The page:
North Korea's New Nuclear Revelations: What Should the U.S. Do?
In the last two weeks, North Korea unveiled the construction of a new nuclear reactor and a uranium enrichment facility. These advances in the nuclear program demand that the United States reassess its policies toward North Korea and reinvigorate its attempts to engage with the rogue regime. Robert Carlin and John Lewis, both Ploughshares grantees, wrote an op-ed for The Washington Post on Monday reporting on their recent trip to North Korea and offering U.S. policy solutions going forward. This op-ed accompanies technical analysis from Sig Hecker of Stanford University's Center for International Security and Cooperation, also a Ploughshares grantee on the Korea trip, which featured prominently in The New York Times.
Carlin and Lewis reported that the enrichment facility contains “more than 2,000 centrifuges” that appear “well-built” and “modern.” The North Koreans told them that the centrifuges were operating, but Carlin and Lewis were unable to verify this fact.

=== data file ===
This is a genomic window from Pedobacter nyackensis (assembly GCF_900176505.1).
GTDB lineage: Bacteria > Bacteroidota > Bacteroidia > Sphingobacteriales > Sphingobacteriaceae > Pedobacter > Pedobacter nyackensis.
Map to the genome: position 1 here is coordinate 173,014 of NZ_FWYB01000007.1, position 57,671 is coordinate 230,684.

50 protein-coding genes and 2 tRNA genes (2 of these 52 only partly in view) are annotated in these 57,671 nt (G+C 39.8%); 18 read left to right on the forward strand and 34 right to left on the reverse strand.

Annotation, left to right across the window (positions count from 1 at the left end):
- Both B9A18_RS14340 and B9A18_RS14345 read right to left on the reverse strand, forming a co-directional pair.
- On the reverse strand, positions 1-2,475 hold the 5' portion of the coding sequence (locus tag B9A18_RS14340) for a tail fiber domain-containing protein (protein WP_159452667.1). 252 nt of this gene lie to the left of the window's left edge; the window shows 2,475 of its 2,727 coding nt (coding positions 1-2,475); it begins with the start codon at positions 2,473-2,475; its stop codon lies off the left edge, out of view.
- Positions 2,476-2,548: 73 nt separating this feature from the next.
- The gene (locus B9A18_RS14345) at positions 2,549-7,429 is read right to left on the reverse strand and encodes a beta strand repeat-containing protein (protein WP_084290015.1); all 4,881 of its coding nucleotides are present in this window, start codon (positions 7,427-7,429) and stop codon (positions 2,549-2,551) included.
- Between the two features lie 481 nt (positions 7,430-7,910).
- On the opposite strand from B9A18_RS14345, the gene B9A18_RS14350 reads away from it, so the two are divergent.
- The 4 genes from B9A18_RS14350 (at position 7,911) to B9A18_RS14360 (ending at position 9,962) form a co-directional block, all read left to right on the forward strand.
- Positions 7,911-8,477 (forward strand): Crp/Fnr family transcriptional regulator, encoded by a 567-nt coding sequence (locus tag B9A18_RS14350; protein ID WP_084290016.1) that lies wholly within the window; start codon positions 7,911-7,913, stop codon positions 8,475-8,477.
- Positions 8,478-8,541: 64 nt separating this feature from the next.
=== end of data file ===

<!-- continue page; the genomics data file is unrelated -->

Noting shortcomings in U.S. policy towards North Korea in recent years, Carlin and Lewis called for a reassessment of U.S. policy toward North Korea. The sanctions and isolation regime has so far failed to deny North Korea the resources necessary to continue its nuclear efforts. Further, Carlin and Lewis fear that pushing North Korea towards deepening its dependence on China is not good for long-term US interests in the region.
Yet Carlin and Lewis remain optimistic about American efforts to engage with North Korea diplomatically. Instead of writing off negotiation as too difficult, Carlin and Lewis urge greater efforts and longer-term thinking:
Dealing with North Korea is not easy, and the process has been exacerbated by myths about the travails of negotiating with its regime. This is not a problem of a particular administration or party. North Korea is on the sad list of countries that, over the years, Americans have convinced themselves they cannot understand and believe, in a self-fulfilling prophecy, that it is impossible to engage. Not so long ago, of course, China and North Vietnam were high on that list.
Carlin and Lewis make one major recommendation: “U.S. policymakers need to go back to square one. A realistic place to start fresh may be quite simple: accepting the existence of North Korea as it is, a sovereign state with its own interests.”